The Wolf Man

Today we have the last classic Universal Pictures horror film on this journey…a film that gave us another worldly recognisable movie monster, although not the first film to incorporate a werewolf, it gave us the majority of what we recognise in ‘werewolf-lore’ today…it is of course, 1941’s The Wolf Man!!

Like all the Universal horrors I’ve mentioned before it, it does everything right when it comes to the genre. The atmosphere is there perfectly, although it’s more an aura of mystery and confusion than the others. This atmosphere is brought on wonderfully with the wooded locations and heavy amounts of mist used. Plaudits go to director George Waggner for choosing that…it perfectly fits in to the tone of the film.


The atmosphere in the brilliant and famous climax

Again, like all the others, the main areas of success are with the creation of atmosphere, as well as the performances and the makeup/effects. I think these three aspects are what makes any horror film great and if you have them, you’re in for a winner. The Wolf Man certainly is another winner.

For those who like werewolf films, it goes without saying that this is essential viewing…like I said, it was responsible for giving us so many of the now traditional mythology of werewolves. Death by silver, for example or the fact that the werewolf doesn’t know he’s a werewolf or idea of the pentagram appearing to mark the next victim. Anyway, all these aspects are incorporated ideally into the film.

Quite unlike most of the other however is the fact that The Wolf Man is more of a supernatural horror. It involves fortune telling gypsies, prophecies and (in a sense) bodily possession. It still manages to keep a similar atmosphere to the Gothic horrors though…make of that what you will.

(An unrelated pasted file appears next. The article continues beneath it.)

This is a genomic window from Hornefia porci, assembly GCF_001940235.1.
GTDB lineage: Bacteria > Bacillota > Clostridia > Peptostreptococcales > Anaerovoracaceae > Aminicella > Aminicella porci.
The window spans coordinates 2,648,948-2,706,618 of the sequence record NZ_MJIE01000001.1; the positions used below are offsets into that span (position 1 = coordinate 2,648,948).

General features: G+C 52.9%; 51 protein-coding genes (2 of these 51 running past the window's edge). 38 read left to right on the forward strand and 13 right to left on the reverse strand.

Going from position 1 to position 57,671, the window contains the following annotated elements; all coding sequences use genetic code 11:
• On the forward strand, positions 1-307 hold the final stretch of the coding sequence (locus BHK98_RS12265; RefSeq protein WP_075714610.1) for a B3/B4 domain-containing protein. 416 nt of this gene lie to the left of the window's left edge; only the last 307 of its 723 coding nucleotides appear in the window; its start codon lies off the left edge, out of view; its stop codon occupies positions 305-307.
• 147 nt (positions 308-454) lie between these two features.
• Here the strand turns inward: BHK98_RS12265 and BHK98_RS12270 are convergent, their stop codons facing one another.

Claude Rains (left) and Lon Chaney Jr. (right) as father and son

The performances are of course great, as they have been in every film I’ve mentioned on the journey so far. Lon Chaney Jr., son of the silent horror legend, Lon Chaney Sr, gives a terrific performance as Lawrence Talbot, a man who returns home after a long time away and eventually becomes the title monster. Also highly notable is Claude Rains as his father, Sir John Talbot, who is key to the terrifically thrilling final sequence as well as Evelyn Ankers as Gwen, the girl whom Lawrence falls for and eventually becomes desired victim of the Wolf-Man.

Bela Lugosi, donning a moustache, makes a short but memorable appearance as ‘Bela’ (they were clearly stuck for names), one of two gypsy fortune tellers and the man who is responsible for creating one of the most memorable movie monsters as he is the one who bites Lawrence. The real gem however, is none of the above, it is Maria Ouspenskaya as Maleva, a gypsy woman who is highly knowledgable about werewolves and offers guidance and protection, most of the time receiving denial.


The fantastic Maria Ouspenskaya as Maleva

The narrative is a perfectly straightforward one, Lawrence returns to his home after many years and begins to become one with the community again, after meeting Gwen in her fathers shop, the two of them, plus a friend of Gwen’s go and see some fortune tellers who’ve just travelled into town. Whilst there, Bela sees the pentagram on Lawrence’s hand and by the end of the night, turns him into a werewolf and is killed. The rest of the film is Lawrence’s struggles to cope with not knowing what’s going on while the other characters go in hunt of the deadly Wolf-Man. All this leads up to the excellent climax. There would be a few spoilers if I told you a detailed synopsis so I won’t do that but just know that there’s a reason this film has gone down in history.

Again, plaudits go to Jack Pierce’s makeup work on the Wolf Man himself as he created yet another universally recognised movie figure.

There’s really not much else to say other than I’m a huge fan of this film and it’s a must watch for any horror fan (I get the feeling I’m saying that a lot).


Lugosi and his moustache

Tomorrow we’ll be missing out 13 years, (like I said yesterday, sadly) and going straight into 1954 and our first Asian horror film which gave us another one of the most recognisable monsters of all time and offered some very real horror to it, despite it incorporating a giant lizard.

Let me know your thoughts on this film in the comments and contact me at if you have any inquiries or suggestions for improvements to posts!

The Journey Continues Tomorrow

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